Beware Of This Online Scam Involving PPE

Over the past month, business has been painfully slow for most companies but it’s a busy time for cyberthieves. Scams involving email orders are on the rise as distributors and suppliers, eager for business, may relax their usual safety procedures and overlook the red flags in hopes of landing new business.

One such scam has recently been reported involving an elaborate phishing scheme targeting buyers and sellers of personal protective equipment (PPE) and involving a seasoned industry distributor and an importer previously used by the distributor.

In short, the distributor received an email from the importer looking for a buyer for three million available N95 face masks that were shipped from China. The distributor, Tonia Allen Gould, CEO of Tagsource, LLC, was intrigued and began asking questions. She quickly realized something wasn’t right and did her own sleuthing to confirm it was a scam. She offers a warning to other industry companies to be wary of unexpected orders that look too good to be true. “The promotional products industry is ripe for the picking because we have buyer/distributor/supplier/importer/factory relationships,” she says. “We are one industry that has the full supply chain in our back pockets.” Read more on her blog here.

In general, know what to look for whenever doing business online:

  1. Look for poor spelling or grammar.
  2. Notice whether they ask for personal details in an email; your bank will never ask for security information or account information in an email.
  3. Don’t open attachments or click links if it’s from someone you don’t know or if you are not expecting it.
  4. Be wary of orders from new customers submitted through your website. Scams often start with asking for a quote on a large quantity of items, especially USB drives and blank t-shirts.
  5. Do not reply to spam. Educate your staff on this practice, too.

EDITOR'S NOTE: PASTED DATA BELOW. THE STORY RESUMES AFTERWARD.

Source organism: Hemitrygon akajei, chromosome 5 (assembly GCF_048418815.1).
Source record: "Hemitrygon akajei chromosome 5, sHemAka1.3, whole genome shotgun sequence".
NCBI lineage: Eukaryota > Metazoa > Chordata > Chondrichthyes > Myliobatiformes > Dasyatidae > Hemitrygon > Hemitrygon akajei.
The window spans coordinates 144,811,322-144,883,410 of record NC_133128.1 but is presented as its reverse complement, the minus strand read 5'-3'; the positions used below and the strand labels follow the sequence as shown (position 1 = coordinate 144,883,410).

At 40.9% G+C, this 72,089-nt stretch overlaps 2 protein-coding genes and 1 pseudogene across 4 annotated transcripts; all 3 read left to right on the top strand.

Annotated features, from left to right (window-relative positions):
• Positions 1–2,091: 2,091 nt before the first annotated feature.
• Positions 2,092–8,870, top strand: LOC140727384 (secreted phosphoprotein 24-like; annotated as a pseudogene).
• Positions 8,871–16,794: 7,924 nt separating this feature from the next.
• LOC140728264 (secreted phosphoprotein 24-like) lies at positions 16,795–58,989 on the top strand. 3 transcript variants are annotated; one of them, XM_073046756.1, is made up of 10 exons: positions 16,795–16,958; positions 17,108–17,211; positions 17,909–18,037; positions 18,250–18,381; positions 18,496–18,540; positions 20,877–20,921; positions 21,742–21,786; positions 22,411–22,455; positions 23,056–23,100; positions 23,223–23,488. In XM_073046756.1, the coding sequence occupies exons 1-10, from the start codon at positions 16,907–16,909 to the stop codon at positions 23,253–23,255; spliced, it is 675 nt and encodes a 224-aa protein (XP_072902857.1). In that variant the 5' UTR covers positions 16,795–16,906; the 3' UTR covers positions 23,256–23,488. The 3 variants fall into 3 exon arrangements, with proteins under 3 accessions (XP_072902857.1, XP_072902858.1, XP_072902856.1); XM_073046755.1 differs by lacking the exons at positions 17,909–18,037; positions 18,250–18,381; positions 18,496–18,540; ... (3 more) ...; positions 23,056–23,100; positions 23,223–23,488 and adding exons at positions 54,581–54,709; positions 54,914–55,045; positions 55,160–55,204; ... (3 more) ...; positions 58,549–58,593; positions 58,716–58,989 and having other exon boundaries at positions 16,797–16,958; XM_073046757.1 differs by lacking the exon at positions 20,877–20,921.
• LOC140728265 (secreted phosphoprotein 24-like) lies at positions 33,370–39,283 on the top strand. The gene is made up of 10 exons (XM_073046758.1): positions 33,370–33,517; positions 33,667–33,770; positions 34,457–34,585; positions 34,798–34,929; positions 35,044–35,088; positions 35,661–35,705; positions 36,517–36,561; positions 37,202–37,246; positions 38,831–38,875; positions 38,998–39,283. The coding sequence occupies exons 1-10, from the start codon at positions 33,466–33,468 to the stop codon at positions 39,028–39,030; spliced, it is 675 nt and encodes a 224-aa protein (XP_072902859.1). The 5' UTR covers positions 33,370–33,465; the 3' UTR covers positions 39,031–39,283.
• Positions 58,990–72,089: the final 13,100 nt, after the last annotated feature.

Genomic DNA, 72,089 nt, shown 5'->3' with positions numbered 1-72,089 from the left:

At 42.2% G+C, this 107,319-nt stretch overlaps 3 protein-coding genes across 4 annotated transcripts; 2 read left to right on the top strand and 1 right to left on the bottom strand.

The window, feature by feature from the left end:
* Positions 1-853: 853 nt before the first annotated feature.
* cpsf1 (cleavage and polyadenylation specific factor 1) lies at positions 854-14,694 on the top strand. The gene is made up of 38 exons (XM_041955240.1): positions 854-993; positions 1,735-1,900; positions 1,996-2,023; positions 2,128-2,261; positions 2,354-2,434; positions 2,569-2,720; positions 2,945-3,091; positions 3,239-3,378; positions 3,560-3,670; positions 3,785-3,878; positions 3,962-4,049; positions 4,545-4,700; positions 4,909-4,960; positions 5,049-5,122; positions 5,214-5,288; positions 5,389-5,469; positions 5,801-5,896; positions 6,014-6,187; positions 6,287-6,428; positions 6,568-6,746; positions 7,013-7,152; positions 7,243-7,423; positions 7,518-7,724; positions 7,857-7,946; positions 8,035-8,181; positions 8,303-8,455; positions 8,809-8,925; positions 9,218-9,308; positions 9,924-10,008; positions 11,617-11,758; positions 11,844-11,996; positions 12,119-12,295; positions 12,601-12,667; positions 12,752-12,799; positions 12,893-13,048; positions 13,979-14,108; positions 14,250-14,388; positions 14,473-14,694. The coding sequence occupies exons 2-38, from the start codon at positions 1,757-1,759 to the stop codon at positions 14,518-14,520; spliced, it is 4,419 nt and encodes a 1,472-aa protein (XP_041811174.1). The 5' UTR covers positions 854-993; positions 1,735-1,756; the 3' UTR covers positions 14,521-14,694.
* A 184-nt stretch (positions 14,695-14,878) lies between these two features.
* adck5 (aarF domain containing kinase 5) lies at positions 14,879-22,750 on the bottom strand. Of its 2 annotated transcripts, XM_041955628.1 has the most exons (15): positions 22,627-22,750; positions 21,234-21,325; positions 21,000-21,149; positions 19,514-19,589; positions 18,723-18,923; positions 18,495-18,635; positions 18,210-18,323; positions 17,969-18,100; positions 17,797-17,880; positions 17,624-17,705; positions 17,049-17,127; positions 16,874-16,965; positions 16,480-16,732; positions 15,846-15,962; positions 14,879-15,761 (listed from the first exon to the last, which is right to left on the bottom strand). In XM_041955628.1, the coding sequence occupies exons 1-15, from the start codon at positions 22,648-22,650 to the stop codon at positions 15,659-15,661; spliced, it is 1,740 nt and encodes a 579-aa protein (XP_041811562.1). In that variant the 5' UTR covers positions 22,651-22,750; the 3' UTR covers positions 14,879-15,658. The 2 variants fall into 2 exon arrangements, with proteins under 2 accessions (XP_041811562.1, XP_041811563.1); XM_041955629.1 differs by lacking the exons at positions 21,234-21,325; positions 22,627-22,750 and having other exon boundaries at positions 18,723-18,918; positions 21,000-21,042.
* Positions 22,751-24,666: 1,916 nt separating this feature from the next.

6. Practice good security measures. For example, create a strong password and do not reuse your email password on other services. Enable encryption in your email settings. Use antivirus software and keep it updated, and set Windows to automatically update or install all security updates. Use a reputable company to host your email and ecommerce.
  7. When shipping offshore, be wary of a shipping address that is a private residence.
  8. Research the address on Google Maps, which often provides snapshots of what a building looks like. Sometimes this step can help filter out fraudulent orders.
  9. Check the company’s website to ensure that the address and phone number match the information on the order. Click links on the website to make sure it’s legitimate too.
  10. Scammers almost always pay by credit card. Before you establish open credit for an unfamiliar company, look it up in Dun & Bradstreet.
  11. Be sure the company is legitimate by checking it out on Google and then calling to check.
  12. Generic domain email addresses such as @hotmail.com are often tip-offs to a scam. Check it out first.
  13. Use caution if the requester offers to pay immediately by credit card or requests immediate shipment.
  14. Know the person or company to whom you are selling. If you don’t know them, find someone you know who does.
filed under April 2020
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Comments (2)
Mike Scott
April 17, 2020
Use common sense. An order for an extraordinarily large quantity of products from someone you've never worked with just doesn't happen. You can do a Google search or use MailTester.com to see if an email address is legitimate or even exists. You can also call the bank associated with that credit card and speak to their Fraud Division to confirm (you might actually be helping the card owner!). You can also say that you need to tack on some additional charges (doesn't matter what they are) which any legitimate customer would contest - if the person approves without hesitation, it's fraudulent. Heck, in our current economy you can even request to do a Zoom/Skype/Facetime call and flat out tell the person that you're doing your due diligence to prevent fraud. No fraudsters hang around when they get a whiff of someone being on their trail!
Kristi Brekhus
April 16, 2020
These are all good tips. Another red flag to look for when a potential customer wants to pay for a large order by credit card right away is if the shipping and billing match. This has saved my company many times.
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